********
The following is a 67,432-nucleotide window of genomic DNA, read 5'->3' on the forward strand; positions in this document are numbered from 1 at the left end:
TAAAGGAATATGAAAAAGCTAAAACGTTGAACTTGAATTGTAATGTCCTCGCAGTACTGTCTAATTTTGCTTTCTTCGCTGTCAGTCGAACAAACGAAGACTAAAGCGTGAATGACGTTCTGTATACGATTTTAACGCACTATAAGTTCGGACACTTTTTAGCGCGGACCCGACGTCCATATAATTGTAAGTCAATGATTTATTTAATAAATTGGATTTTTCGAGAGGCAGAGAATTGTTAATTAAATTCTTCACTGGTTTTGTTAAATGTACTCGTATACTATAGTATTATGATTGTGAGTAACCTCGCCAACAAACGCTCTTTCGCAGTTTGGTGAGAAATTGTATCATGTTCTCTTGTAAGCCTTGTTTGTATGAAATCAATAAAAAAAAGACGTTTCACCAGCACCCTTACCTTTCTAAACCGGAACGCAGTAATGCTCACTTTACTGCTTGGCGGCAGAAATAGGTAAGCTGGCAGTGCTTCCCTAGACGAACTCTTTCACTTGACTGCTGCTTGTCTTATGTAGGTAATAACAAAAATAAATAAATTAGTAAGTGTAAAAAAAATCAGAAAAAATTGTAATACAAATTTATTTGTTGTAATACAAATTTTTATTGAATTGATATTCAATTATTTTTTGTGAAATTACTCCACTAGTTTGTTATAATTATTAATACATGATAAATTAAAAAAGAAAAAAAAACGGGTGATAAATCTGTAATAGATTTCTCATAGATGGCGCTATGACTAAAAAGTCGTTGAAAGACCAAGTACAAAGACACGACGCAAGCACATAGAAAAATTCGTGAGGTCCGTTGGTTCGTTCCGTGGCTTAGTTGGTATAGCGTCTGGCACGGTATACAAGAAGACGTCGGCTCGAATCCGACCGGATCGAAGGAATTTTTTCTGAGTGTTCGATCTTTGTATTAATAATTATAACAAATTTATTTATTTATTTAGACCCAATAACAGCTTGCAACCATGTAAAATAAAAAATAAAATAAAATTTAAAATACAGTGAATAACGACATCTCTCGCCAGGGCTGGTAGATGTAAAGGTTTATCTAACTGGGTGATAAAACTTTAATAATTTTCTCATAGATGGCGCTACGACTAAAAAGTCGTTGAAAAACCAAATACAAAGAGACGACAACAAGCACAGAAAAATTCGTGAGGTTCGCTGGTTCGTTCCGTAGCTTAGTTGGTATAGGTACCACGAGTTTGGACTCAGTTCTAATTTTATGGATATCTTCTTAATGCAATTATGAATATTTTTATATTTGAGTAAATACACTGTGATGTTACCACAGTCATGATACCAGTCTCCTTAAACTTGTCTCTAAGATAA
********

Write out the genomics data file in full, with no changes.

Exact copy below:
The following is a 67,432-nucleotide window of genomic DNA, read 5'->3' on the forward strand; positions in this document are numbered from 1 at the left end:
TAAAGGAATATGAAAAAGCTAAAACGTTGAACTTGAATTGTAATGTCCTCGCAGTACTGTCTAATTTTGCTTTCTTCGCTGTCAGTCGAACAAACGAAGACTAAAGCGTGAATGACGTTCTGTATACGATTTTAACGCACTATAAGTTCGGACACTTTTTAGCGCGGACCCGACGTCCATATAATTGTAAGTCAATGATTTATTTAATAAATTGGATTTTTCGAGAGGCAGAGAATTGTTAATTAAATTCTTCACTGGTTTTGTTAAATGTACTCGTATACTATAGTATTATGATTGTGAGTAACCTCGCCAACAAACGCTCTTTCGCAGTTTGGTGAGAAATTGTATCATGTTCTCTTGTAAGCCTTGTTTGTATGAAATCAATAAAAAAAAGACGTTTCACCAGCACCCTTACCTTTCTAAACCGGAACGCAGTAATGCTCACTTTACTGCTTGGCGGCAGAAATAGGTAAGCTGGCAGTGCTTCCCTAGACGAACTCTTTCACTTGACTGCTGCTTGTCTTATGTAGGTAATAACAAAAATAAATAAATTAGTAAGTGTAAAAAAAATCAGAAAAAATTGTAATACAAATTTATTTGTTGTAATACAAATTTTTATTGAATTGATATTCAATTATTTTTTGTGAAATTACTCCACTAGTTTGTTATAATTATTAATACATGATAAATTAAAAAAGAAAAAAAAACGGGTGATAAATCTGTAATAGATTTCTCATAGATGGCGCTATGACTAAAAAGTCGTTGAAAGACCAAGTACAAAGACACGACGCAAGCACATAGAAAAATTCGTGAGGTCCGTTGGTTCGTTCCGTGGCTTAGTTGGTATAGCGTCTGGCACGGTATACAAGAAGACGTCGGCTCGAATCCGACCGGATCGAAGGAATTTTTTCTGAGTGTTCGATCTTTGTATTAATAATTATAACAAATTTATTTATTTATTTAGACCCAATAACAGCTTGCAACCATGTAAAATAAAAAATAAAATAAAATTTAAAATACAGTGAATAACGACATCTCTCGCCAGGGCTGGTAGATGTAAAGGTTTATCTAACTGGGTGATAAAACTTTAATAATTTTCTCATAGATGGCGCTACGACTAAAAAGTCGTTGAAAAACCAAATACAAAGAGACGACAACAAGCACAGAAAAATTCGTGAGGTTCGCTGGTTCGTTCCGTAGCTTAGTTGGTATAGGTACCACGAGTTTGGACTCAGTTCTAATTTTATGGATATCTTCTTAATGCAATTATGAATATTTTTATATTTGAGTAAATACACTGTGATGTTACCACAGTCATGATACCAGTCTCCTTAAACTTGTCTCTAAGATAA